|Formation||14 July 1986|
|Founded at||Sheffield, England|
|Type||Graphic design studio|
The Designers Republic (also tDR, and styled as The Designers Republic™) is a British graphic design studio based in Sheffield, England, founded in 1986 by Ian Anderson and Nick Phillips. They are best known for electronic music logos, album artwork, and anti-establishment aesthetics, embracing "brash consumerism and the uniform style of corporate brands". Work by tDR is held in the permanent collections of the Museum of Modern Art and the Victoria and Albert Museum.
The studio in its larger form closed in January 2009, with Anderson stating it would continue in a more "slimline" form.
Work by the Designers Republic generally is viewed as "playful and bright" and considered Maximum-minimalist, mixing images from Japanese anime and subvertised corporate logos, with a postmodern tendency towards irony. It often features statements/slogans such as "Work Buy Consume Die", "Robots Build Robots", "Customized Terror", "Buy nothing, pay now", and "Made in the Designers Republic". They also celebrated their northern roots with phrases like "Made in the Designers Republic, North of Nowhere" and "SoYo" (referring to Sheffield's county of South Yorkshire) — affirming they were not from London's design community in Soho.
Initially, Ian Anderson founded The Designers Republic to design flyers for the band Person to Person, which he managed at the time. His first ideas were inspired by Russian constructivism. Nick Phillips, a sculptor and the organ player in World of Twist, soon joined him, and the duo created a visual identity for Fon Records, and album cover for Chakk’s 10 Days in an Elevator. This financed a studio space in the boardroom of a former engineering works.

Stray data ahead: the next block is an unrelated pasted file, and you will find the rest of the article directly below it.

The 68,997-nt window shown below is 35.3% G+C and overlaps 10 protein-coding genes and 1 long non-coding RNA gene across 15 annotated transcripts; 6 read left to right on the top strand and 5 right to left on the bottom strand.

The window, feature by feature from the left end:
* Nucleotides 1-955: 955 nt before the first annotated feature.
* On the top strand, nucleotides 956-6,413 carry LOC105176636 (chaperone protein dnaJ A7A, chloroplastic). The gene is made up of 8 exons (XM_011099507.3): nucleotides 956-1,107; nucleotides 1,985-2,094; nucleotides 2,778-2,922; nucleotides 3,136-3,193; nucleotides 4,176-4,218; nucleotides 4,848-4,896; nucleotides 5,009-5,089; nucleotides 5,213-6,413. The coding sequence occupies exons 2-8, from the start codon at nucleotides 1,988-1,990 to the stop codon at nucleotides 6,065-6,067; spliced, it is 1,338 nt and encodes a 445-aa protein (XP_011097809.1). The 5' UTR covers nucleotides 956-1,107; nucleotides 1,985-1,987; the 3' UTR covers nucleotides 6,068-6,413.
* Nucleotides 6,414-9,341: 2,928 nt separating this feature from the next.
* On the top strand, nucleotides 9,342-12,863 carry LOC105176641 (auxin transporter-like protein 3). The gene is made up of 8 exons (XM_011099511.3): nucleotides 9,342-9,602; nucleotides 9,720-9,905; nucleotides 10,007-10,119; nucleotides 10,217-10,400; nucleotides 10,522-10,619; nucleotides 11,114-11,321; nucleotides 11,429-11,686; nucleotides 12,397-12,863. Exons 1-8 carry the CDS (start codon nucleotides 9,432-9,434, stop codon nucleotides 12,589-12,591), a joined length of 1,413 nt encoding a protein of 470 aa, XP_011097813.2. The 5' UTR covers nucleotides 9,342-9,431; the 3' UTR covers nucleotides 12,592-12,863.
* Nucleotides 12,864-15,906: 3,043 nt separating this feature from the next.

Another early client which brought them to the wider public's attention was Leeds band Age of Chance, for whom they developed a series of record covers between 1986 and 1987, beginning with a cover of the Prince track "Kiss". The duo worked 72-hour shifts, doing everything by hand using photocopiers, craft knives and spraymount. The record label loved the artwork but not the repro costs, which came to £9000 for Age of Chance's debut album, One Thousand Years of Trouble.
The sleeve of the 1987 12-inch "Don't Get Mad... Get Even! (The New York Remixes)" was selected as one of Q’s "100 Best Record Covers of All Time" in 2001.
Their work for Age of Chance led to further record sleeve work for Krush and Pop Will Eat Itself, for whom tDR bastardised the Pepsi logo to form the band's visual identity. 
In the 1990s, they established a faux corporation branded 'Pho-Ku', to express their dislike of corporate-driven consumerist identity.
In 1994, Emigre magazine devoted a whole issue to the Designers Republic. A copy is held by MoMA. This issue is still Emigre’s best-ever seller and is now sold out, changing hands for up to £750.
The Designers Republic later produced album cover designs for the electronica label Warp Records (also based in Sheffield). They designed the covers for most Warp artists, including Autechre and Aphex Twin. They also worked for other labels, designing sleeves for Moloko, Fluke, Funkstörung, The Orb, Pulp (and Jarvis Cocker), Supergrass and Towa Tei, and the New York City label Sleeping Giant Glossolalia.
Outside the music industry, tDR created the visuals, packaging and manual for the PlayStation–Sega Saturn game Wipeout (1995), the interface for the PC game Hardwar (1998), and packaging and posters for the first Grand Theft Auto (1997). They collaborated with Swatch in 1996 to design their own watch. They also designed the packaging for Sony's AIBO.
The book 3D → 2D: Adventures in And Out Of Architecture, released in 2001, was an architectural examination of the Chamber of Commerce and Industry of Slovenia presented in the graphic style of their previous work.
tDR has consulted on the re-branding of the city of Quito, capital of Ecuador, and was the only non-national design company to be invited to propose a new flag for Slovenia. tDR was also commissioned to create a logo and general graphic design by French musician-producer Julien Civange for its Music2titan mission to take music on the European Space Agency's Cassini–Huygens probe to the moon Titan in 2004.
On 20 January 2009, after 23 years in operation, tDR went into voluntary liquidation, Anderson bought back the company name and assets, and relaunched tDR as a smaller outfit.
Early 2020, the company's website was relaunched with an overview of their works.
TDR have worked in a diverse range of media, including: